Our on-road morning route is at mid- or high speeds, but mostly uphill, resulting in just 18.9 mpg (12.4 L/100 km) combined. The estimated average for a 4x4/V-6/automatic truck is 20 mpg (11.8 L/100 km).

As with most modern fuel-economy-focused automatics, the Tacoma’s 6AT doesn’t downshift when you want it to, or hold the lower gear long enough, so we call on the 6AT’s self-shifter frequently.

Given its straining for torque, the engine is raucous. We can’t detect the D4-S’ new self-cleaning mode during idle, but Toyota warns some people may.

Road noise, thanks to the rough-aggregate surfaces of greater Seattle, also is very evident. We assume Toyota’s testing of the Tacoma’s extensive noise, vibration and harshness countermeasures occurred on smoother surfaces.

As with every new vehicle striving to please finicky consumer ears and meet government fuel-economy regulations, the new Tacoma is said to be quieter and more aerodynamic than the model it replaces. Toyota claims a 43% overall improvement in NVH vs. the outgoing model and a 12% drag reduction, from 0.39 to 3.83, the largest drop in its history between vehicle generations. However, the 12% cut only is for models with an optional lockable tonneau cover, expected to account for just one-third of the initial build.

NVH countermeasures include acoustic windshield glass, thicker rear-window glass and more sealing.

The Tacoma’s power steering is a strong point, with perfect feedback and just the right amount of assist. A U-turn reveals an unexpectedly tight turning circle.

Style-wise, the truck gets more menacing sheetmetal, with strong character lines and a big hood scoop. But its underbite, aka protruding lower bumper, isn’t attractive. It should placate federal regulators, however, who are expected to enact more stringent pedestrian-vehicle crash rules.

Interior Materials Somewhat Improved

The Tacoma’s interior was a focal point for designers and engineers, as the 11-year-old outgoing truck lacks a lot of the niceties found in modern vehicles.

“Our goal was a complete design overhaul of the interior,” Tacoma Chief Engineer Mike Sweers says.

So the pickup predictably gets better materials, including cloth and leather seats with interesting patterns or embossing.

The Tacoma enters the 2010s with push-button start, Qi wireless charging pad and the ultimate for today’s adventurer, a standard GoPro camera windshield mount.

On the infotainment front, a touchscreen is standard on all grades and Scout’s GPS subscription-free navigation app is integrated into the Entune Audio Plus head unit of the second-most-affordable Tacoma, the SR5.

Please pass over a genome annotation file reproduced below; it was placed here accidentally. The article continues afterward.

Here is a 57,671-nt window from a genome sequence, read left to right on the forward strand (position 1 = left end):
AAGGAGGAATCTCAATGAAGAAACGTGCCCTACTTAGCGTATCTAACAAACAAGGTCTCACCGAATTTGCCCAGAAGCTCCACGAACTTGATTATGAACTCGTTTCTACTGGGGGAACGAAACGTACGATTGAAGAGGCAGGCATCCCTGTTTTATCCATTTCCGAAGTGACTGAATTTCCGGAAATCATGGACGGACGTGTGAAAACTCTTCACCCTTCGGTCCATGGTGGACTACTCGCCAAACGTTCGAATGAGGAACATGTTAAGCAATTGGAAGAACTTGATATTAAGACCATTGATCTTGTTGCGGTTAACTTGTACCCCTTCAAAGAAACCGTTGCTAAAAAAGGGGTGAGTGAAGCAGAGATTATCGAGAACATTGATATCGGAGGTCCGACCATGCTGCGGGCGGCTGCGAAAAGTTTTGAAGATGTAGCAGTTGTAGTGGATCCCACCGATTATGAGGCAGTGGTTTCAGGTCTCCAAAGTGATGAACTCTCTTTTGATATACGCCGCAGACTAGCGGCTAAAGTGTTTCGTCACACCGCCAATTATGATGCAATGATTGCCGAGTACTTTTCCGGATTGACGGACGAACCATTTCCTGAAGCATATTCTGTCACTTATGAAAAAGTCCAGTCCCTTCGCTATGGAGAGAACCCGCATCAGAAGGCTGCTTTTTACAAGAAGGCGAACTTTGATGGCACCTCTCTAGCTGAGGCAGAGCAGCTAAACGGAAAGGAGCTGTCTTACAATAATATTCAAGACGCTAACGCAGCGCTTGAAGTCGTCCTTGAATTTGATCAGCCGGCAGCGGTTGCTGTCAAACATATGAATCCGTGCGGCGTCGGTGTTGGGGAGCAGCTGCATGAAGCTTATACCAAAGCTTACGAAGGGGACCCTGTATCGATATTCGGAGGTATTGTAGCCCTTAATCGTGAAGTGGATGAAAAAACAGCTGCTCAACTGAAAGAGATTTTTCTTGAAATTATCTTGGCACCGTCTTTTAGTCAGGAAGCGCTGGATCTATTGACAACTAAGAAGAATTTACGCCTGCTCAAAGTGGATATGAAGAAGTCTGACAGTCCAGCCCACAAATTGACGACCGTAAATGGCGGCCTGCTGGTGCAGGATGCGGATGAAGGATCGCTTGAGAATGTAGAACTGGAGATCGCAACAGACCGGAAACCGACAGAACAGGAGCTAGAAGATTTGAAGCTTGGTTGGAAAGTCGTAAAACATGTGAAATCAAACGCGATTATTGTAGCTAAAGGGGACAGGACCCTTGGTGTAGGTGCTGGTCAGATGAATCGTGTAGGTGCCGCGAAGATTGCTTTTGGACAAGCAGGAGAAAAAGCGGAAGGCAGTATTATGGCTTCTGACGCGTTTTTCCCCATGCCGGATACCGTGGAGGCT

Even with the updates, though, the passenger cabin of the ’16 truck still bears more than a passing resemblance to the ’15 model in its layout and copious amounts of faux-leather hard-plastic trim.

The Tacoma’s flimsy plastic air vents are a stark contrast to the expensive-looking glass touchscreen in our Limited tester.

Also jarring – shocking really, is the $37,000 Limited’s lack of a power driver’s seat.

Fit and finish is so-so in test vehicles. Panel fits are tight but door-pocket plastic flashing is present, as is a sticky, glue-like substance on the Tacoma Limited’s center console.

For best interior in the segment, we have to give the edge to the GMC Canyon, a 2015 winner of a Ward’s 10 Best Interiors award. The Canyon has lower-gloss plastics and more soft-touch surfaces. It also has a bigger touchscreen and a standard power-adjustable driver’s seat.

Frankly, if a midsize-pickup buyer doesn’t dream of driving with two tires off the ground, the Canyon is worth a strong look.

However, with the Tacoma boasting some of the highest loyalty rates among any model in the Toyota lineup, it may be difficult for GM to gain an edge no matter how many accolades the Canyon, or Colorado for that matter, collect.

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'16 Toyota Tacoma Limited 4x4 Double Cab Long Bed Specifications

Vehicle type 4-door, front-engine part-time 4-wheel-drive midsize pickup
Engine 3.5L Atkinson-cycle V-6 with direct and port injection, all-aluminum
Power (SAE net) 278 hp @ 6,000 rpm
Torque 265 lb.-ft. (359 Nm) @ 4,600 rpm
Bore x stroke (mm) 94 x 83
Compression ratio 11.8:1
Transmission 6-speed ECT automatic
Wheelbase 140.6 ins. (3,571 mm)
Overall length 225.5 ins. (5,728 mm)
Overall width 74.4 ins. (1,890 mm, overfenders add 0.8 ins. [20 mm])
Overall height 70.6 ins. (1,793 mm)
Curb weight 4,480 lbs. (2,032 kg)
Price as tested $37,820, not incl. $900 destination charge (Begins at $23,300 for SR Access Cab)
Fuel economy 18/23 mpg (13.1-10.2 L/100 km) city/highway
Competition Chevy Colorado, GMC Canyon, Nissan Frontier
Pros Cons
More serious off-roader On-road weaknesses
Better interior materials Not a thorough cabin redesign
Decent V-6 Weak 4-cyl.